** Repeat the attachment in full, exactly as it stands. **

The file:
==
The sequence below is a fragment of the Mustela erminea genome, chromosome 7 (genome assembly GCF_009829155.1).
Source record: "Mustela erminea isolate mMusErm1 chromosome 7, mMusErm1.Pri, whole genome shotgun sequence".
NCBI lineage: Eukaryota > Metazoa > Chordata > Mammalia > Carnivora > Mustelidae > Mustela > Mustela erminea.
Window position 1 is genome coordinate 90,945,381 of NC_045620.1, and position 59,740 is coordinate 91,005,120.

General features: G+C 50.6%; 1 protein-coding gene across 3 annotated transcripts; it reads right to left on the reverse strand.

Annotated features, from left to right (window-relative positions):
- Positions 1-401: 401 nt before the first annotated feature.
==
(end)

The sequence below is a fragment of the Mustela erminea genome, chromosome 7 (genome assembly GCF_009829155.1).
Source record: "Mustela erminea isolate mMusErm1 chromosome 7, mMusErm1.Pri, whole genome shotgun sequence".
NCBI lineage: Eukaryota > Metazoa > Chordata > Mammalia > Carnivora > Mustelidae > Mustela > Mustela erminea.
Window position 1 is genome coordinate 90,945,381 of NC_045620.1, and position 59,740 is coordinate 91,005,120.

General features: G+C 50.6%; 1 protein-coding gene across 3 annotated transcripts; it reads right to left on the reverse strand.

Annotated features, from left to right (window-relative positions):
- Positions 1-401: 401 nt before the first annotated feature.